587 F.3d 1136 (D.C. Cir. 2009), 08-7094, Ord v. District of Columbia
|Citation:||587 F.3d 1136|
|Opinion Judge:||TATEL, Circuit Judge.|
|Party Name:||ROBERT L. ORD, APPELLANT v. DISTRICT OF COLUMBIA, APPELLEE|
|Attorney:||Matthew A. LeFande argued the cause and filed the briefs for appellant. Todd S. Kim, Solicitor General, Office of the Attorney General for the District of Columbia, argued the cause for appellee. With him on the brief were Peter J. Nickles, Attorney General, and Donna M. Murasky, Deputy Solicitor...|
|Judge Panel:||Before: ROGERS, TATEL, and BROWN, Circuit Judges. BROWN, Circuit Judge, dissenting in part:|
|Case Date:||December 04, 2009|
|Court:||United States Courts of Appeals, Court of Appeals for the District of Columbia Circuit|
Argued September 18, 2009
Appeal from the United States District Court for the District of Columbia. (No. 1:08-cv-00704).
Appellant, a Virginia Special Conservator of the Peace authorized to carry weapons within the Commonwealth, brought suit against the District of Columbia alleging that it lacked probable cause to secure an arrest warrant against him for allegedly violating D.C. firearms laws. Because appellant was never arrested, the district court treated his suit as a preenforcement challenge and, finding that appellant failed to demonstrate that he faces a genuine and imminent risk of prosecution, dismissed it for lack of standing. For the reasons set forth in this opinion, we reverse.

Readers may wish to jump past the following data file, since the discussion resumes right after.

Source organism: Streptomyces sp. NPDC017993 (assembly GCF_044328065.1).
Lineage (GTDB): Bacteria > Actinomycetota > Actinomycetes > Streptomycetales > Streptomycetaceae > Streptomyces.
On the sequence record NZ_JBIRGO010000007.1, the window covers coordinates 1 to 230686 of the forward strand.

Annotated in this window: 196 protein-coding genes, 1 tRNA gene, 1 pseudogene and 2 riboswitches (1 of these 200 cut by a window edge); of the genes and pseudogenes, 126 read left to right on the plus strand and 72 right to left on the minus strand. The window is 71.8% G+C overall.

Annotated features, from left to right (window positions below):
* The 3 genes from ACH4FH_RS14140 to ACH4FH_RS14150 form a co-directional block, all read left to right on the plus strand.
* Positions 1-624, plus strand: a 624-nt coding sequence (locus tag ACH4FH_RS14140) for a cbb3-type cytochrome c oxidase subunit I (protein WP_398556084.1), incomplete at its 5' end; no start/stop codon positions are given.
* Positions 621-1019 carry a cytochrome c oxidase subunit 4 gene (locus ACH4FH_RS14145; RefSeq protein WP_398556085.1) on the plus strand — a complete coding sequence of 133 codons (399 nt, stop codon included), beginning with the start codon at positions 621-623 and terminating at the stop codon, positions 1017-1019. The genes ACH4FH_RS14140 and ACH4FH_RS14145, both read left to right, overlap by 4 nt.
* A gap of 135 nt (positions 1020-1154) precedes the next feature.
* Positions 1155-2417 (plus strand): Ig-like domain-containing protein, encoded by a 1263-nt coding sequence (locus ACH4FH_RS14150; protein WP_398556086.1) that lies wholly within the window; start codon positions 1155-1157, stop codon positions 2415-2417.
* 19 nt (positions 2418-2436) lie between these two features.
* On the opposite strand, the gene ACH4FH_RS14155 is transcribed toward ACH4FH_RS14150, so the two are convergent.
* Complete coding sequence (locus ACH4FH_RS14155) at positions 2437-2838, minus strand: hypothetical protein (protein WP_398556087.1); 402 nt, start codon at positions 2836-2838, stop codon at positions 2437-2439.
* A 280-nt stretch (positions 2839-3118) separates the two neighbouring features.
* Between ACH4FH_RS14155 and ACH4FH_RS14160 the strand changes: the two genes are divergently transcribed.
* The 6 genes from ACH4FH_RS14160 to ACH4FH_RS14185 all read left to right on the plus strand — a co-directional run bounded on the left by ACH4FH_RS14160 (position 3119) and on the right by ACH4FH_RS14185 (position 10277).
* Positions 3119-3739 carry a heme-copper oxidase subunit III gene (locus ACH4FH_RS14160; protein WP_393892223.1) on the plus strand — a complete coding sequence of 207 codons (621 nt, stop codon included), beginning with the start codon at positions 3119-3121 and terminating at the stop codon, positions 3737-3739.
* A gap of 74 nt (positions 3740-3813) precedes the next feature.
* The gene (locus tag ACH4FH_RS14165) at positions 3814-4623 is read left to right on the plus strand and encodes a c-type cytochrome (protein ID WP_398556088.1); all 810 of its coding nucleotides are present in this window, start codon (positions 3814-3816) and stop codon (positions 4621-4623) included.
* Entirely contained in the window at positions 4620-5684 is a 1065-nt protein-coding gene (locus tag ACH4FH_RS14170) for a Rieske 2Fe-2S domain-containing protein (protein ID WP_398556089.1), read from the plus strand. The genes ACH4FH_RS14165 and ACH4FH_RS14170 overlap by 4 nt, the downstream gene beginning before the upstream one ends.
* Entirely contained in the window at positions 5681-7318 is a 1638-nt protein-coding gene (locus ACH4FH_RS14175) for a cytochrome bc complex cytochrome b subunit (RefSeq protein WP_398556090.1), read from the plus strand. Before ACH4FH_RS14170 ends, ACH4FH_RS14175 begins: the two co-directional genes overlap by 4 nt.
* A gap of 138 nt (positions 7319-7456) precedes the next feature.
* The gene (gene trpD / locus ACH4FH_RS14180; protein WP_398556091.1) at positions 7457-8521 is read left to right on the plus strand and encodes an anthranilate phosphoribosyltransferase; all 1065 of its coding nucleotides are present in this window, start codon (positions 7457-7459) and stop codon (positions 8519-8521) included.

In 2007, the Virginia Circuit Court of Orange County appointed appellant Robert Ord a Special Conservator of the Peace (SCOP). That order authorized Ord to carry firearms while acting in the course of his duties. It also designated him a " Qualified Law Enforcement Officer" with respect to certain provisions of Virginia and federal law, including the federal Law Enforcement Officers Safety Act of 2004. Known as LEOSA, that statute allows officers to carry concealed firearms notwithstanding contrary state law. See 18 U.S.C. § 926B.